August 6, 2004 ·
Here’s the question: What would the Induce Act look like if it balanced the interests of copyright owners and technological innovators? Here’s what: the Inducing Innovation Act.
Comments welcomed, and thanks to all those who helped work on this.
The goal of this Act is to clarify the scope of secondary and vicarious liability under copyright. Today, pernicious consequences have attended the vague scope of liability under copyright. In some cases, parties as distantly connected to content as credit card companies have been brought into court on copyright infringement charges. Other companies who handle or pass-on copyright content are forced to adopt costly measures for fears of vicarious liability. Companies that design legitimate new electronics or services have very unclear ideas of when they can expect to face liability for the potential acts of their customers.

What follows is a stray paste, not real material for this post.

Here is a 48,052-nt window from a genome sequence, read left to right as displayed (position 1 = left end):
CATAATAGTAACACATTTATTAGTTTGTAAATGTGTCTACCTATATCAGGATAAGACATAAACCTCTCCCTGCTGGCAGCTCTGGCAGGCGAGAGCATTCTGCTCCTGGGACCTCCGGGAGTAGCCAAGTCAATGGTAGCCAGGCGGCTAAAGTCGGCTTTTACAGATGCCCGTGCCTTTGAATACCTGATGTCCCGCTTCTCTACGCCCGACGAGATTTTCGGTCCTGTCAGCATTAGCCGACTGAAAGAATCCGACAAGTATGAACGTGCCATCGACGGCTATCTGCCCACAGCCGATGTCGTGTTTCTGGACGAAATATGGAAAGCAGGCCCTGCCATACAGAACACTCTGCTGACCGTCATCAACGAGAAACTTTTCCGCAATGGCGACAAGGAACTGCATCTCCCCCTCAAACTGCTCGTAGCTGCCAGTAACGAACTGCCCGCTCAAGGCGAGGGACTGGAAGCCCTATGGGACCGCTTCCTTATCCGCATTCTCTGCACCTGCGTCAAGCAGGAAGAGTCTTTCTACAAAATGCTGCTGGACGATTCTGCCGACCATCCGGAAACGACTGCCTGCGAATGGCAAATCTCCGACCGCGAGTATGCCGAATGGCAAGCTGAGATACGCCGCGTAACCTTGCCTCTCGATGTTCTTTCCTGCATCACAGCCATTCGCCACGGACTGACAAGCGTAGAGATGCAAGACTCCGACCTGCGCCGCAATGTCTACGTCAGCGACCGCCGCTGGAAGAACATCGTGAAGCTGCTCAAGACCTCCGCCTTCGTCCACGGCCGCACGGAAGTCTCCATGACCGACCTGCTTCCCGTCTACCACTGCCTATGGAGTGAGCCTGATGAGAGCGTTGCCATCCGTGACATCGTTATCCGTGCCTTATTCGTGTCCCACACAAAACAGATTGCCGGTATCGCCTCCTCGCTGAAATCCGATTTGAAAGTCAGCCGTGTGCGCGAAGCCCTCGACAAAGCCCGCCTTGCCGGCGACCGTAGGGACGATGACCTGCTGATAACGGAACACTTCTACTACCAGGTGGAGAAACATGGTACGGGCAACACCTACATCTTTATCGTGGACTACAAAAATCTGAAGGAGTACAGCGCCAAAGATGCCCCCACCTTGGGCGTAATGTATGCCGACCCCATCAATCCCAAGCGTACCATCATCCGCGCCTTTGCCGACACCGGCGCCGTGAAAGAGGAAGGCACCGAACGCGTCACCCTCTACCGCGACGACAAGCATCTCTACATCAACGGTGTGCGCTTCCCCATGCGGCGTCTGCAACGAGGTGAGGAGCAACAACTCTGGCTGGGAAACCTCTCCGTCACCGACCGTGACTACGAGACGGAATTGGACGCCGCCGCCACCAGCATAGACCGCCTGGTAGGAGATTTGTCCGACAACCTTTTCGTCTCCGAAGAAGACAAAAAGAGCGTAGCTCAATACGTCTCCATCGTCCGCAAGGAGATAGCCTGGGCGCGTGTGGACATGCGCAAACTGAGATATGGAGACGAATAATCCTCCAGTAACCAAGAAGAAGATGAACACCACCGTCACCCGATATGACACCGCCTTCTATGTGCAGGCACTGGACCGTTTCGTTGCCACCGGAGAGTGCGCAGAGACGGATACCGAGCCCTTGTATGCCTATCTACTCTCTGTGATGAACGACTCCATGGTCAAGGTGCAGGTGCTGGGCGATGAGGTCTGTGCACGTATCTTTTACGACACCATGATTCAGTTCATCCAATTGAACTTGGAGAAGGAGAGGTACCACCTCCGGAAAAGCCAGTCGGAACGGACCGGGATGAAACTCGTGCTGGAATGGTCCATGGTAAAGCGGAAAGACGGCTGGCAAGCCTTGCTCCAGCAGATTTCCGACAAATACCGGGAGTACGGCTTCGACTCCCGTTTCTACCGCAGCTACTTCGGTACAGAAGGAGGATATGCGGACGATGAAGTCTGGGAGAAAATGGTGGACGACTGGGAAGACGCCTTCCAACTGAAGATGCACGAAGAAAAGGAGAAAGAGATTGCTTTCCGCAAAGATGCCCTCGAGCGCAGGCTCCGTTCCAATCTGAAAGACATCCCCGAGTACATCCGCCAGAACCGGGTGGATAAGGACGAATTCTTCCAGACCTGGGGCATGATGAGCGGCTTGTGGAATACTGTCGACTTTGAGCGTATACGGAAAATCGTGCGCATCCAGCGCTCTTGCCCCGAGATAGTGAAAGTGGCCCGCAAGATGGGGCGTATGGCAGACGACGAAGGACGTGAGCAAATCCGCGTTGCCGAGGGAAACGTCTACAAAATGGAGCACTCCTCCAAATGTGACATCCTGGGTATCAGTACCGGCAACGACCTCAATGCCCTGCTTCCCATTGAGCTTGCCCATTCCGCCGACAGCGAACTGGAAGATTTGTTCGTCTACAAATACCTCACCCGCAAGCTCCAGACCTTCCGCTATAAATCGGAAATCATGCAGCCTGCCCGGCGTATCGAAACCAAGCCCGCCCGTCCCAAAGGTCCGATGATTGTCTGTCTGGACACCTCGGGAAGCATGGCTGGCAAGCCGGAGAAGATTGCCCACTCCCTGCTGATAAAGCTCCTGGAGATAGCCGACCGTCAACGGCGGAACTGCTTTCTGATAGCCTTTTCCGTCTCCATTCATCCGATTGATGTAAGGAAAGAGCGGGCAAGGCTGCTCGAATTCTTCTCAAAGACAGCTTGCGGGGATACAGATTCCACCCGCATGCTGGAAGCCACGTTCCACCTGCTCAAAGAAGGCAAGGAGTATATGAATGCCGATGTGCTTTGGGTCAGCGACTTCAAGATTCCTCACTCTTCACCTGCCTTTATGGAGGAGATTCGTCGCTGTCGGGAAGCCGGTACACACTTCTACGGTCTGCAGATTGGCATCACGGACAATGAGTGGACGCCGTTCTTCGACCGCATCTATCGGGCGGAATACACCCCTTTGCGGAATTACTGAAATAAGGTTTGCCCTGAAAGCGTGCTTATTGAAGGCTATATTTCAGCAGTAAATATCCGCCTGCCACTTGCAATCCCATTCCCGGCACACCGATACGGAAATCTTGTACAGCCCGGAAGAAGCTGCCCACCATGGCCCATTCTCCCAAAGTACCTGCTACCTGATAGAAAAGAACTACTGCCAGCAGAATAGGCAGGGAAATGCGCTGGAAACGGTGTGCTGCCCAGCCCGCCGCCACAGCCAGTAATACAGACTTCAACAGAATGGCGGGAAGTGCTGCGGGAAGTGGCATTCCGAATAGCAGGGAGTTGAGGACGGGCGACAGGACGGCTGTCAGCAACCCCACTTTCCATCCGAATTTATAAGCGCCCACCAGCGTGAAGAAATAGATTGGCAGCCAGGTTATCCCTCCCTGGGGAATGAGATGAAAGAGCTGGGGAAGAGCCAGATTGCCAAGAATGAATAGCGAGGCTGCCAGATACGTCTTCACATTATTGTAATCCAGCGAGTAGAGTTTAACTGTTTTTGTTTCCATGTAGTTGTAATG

This Act remedies these problems by making it clear that, as in federal criminal law, only accomplices to copyright infringement are liable for the acts of the principal. Accomplices are defined as those who intentionally aid or command specific acts of copyright infringement. The Act also makes clear that merely knowledge that a product could be used for infringement is not sufficient to create liability. This approach is consistent with the scope of accomplice liability in other areas of the law, and puts industries regulated by copyright on an equal footing with others. The Act further reaffirms the safe harbour for “substantially non-infringining products: from the Sony Betamax case, a case hailed for its role in great pace of information technology growth over the last two decades.
The point of the Act is make it as clear as possible to innovators what they can do to steer clear of copyright liability. It strikes a balance: persons and companies may not serve as intentional accomplices to infringement, but are otherwise free to design legitimate, neutral devices and services without undue liability concerns.